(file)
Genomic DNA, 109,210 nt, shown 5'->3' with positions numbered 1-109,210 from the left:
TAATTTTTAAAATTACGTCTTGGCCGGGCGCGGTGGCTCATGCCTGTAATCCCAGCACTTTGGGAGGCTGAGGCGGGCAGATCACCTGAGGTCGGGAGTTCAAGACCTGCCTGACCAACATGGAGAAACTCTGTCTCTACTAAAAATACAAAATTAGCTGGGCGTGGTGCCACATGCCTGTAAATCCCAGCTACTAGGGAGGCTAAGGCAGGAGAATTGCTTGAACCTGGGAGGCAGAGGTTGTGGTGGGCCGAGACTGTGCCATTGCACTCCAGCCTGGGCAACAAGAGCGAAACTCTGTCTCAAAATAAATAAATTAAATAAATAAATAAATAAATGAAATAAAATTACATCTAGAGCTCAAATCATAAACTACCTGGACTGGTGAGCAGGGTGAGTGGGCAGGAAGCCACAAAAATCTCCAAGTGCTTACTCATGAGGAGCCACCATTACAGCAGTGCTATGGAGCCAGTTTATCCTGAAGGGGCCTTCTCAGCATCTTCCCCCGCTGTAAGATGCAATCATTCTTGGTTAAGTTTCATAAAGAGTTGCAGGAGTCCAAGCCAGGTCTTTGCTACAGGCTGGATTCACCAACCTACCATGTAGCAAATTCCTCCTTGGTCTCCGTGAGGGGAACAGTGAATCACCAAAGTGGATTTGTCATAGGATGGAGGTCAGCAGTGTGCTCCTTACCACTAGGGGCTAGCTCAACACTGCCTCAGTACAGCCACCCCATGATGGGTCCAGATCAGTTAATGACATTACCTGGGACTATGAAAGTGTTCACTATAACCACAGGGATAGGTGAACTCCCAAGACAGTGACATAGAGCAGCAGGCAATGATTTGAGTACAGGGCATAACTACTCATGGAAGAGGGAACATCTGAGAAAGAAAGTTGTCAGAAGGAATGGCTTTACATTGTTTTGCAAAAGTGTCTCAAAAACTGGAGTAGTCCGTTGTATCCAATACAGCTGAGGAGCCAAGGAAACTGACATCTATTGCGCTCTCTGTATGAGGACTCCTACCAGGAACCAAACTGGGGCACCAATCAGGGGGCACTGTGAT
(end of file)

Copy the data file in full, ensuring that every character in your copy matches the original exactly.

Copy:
Genomic DNA, 109,210 nt, shown 5'->3' with positions numbered 1-109,210 from the left:
TAATTTTTAAAATTACGTCTTGGCCGGGCGCGGTGGCTCATGCCTGTAATCCCAGCACTTTGGGAGGCTGAGGCGGGCAGATCACCTGAGGTCGGGAGTTCAAGACCTGCCTGACCAACATGGAGAAACTCTGTCTCTACTAAAAATACAAAATTAGCTGGGCGTGGTGCCACATGCCTGTAAATCCCAGCTACTAGGGAGGCTAAGGCAGGAGAATTGCTTGAACCTGGGAGGCAGAGGTTGTGGTGGGCCGAGACTGTGCCATTGCACTCCAGCCTGGGCAACAAGAGCGAAACTCTGTCTCAAAATAAATAAATTAAATAAATAAATAAATAAATGAAATAAAATTACATCTAGAGCTCAAATCATAAACTACCTGGACTGGTGAGCAGGGTGAGTGGGCAGGAAGCCACAAAAATCTCCAAGTGCTTACTCATGAGGAGCCACCATTACAGCAGTGCTATGGAGCCAGTTTATCCTGAAGGGGCCTTCTCAGCATCTTCCCCCGCTGTAAGATGCAATCATTCTTGGTTAAGTTTCATAAAGAGTTGCAGGAGTCCAAGCCAGGTCTTTGCTACAGGCTGGATTCACCAACCTACCATGTAGCAAATTCCTCCTTGGTCTCCGTGAGGGGAACAGTGAATCACCAAAGTGGATTTGTCATAGGATGGAGGTCAGCAGTGTGCTCCTTACCACTAGGGGCTAGCTCAACACTGCCTCAGTACAGCCACCCCATGATGGGTCCAGATCAGTTAATGACATTACCTGGGACTATGAAAGTGTTCACTATAACCACAGGGATAGGTGAACTCCCAAGACAGTGACATAGAGCAGCAGGCAATGATTTGAGTACAGGGCATAACTACTCATGGAAGAGGGAACATCTGAGAAAGAAAGTTGTCAGAAGGAATGGCTTTACATTGTTTTGCAAAAGTGTCTCAAAAACTGGAGTAGTCCGTTGTATCCAATACAGCTGAGGAGCCAAGGAAACTGACATCTATTGCGCTCTCTGTATGAGGACTCCTACCAGGAACCAAACTGGGGCACCAATCAGGGGGCACTGTGAT